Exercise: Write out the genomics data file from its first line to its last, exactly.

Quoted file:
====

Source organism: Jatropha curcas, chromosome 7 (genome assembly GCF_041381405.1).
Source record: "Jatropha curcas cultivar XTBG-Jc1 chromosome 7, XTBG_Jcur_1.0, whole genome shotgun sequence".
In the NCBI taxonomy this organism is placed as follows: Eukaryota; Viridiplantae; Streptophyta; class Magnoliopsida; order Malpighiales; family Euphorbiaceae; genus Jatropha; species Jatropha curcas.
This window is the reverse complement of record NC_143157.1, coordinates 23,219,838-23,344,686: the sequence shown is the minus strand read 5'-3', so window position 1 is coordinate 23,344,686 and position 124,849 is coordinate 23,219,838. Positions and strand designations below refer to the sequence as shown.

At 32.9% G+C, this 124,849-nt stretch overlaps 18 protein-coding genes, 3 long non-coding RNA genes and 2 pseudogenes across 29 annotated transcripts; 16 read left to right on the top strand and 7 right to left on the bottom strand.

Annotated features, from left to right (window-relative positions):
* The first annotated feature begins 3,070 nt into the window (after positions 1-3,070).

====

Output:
Source organism: Jatropha curcas, chromosome 7 (genome assembly GCF_041381405.1).
Source record: "Jatropha curcas cultivar XTBG-Jc1 chromosome 7, XTBG_Jcur_1.0, whole genome shotgun sequence".
In the NCBI taxonomy this organism is placed as follows: Eukaryota; Viridiplantae; Streptophyta; class Magnoliopsida; order Malpighiales; family Euphorbiaceae; genus Jatropha; species Jatropha curcas.
This window is the reverse complement of record NC_143157.1, coordinates 23,219,838-23,344,686: the sequence shown is the minus strand read 5'-3', so window position 1 is coordinate 23,344,686 and position 124,849 is coordinate 23,219,838. Positions and strand designations below refer to the sequence as shown.

At 32.9% G+C, this 124,849-nt stretch overlaps 18 protein-coding genes, 3 long non-coding RNA genes and 2 pseudogenes across 29 annotated transcripts; 16 read left to right on the top strand and 7 right to left on the bottom strand.

Annotated features, from left to right (window-relative positions):
* The first annotated feature begins 3,070 nt into the window (after positions 1-3,070).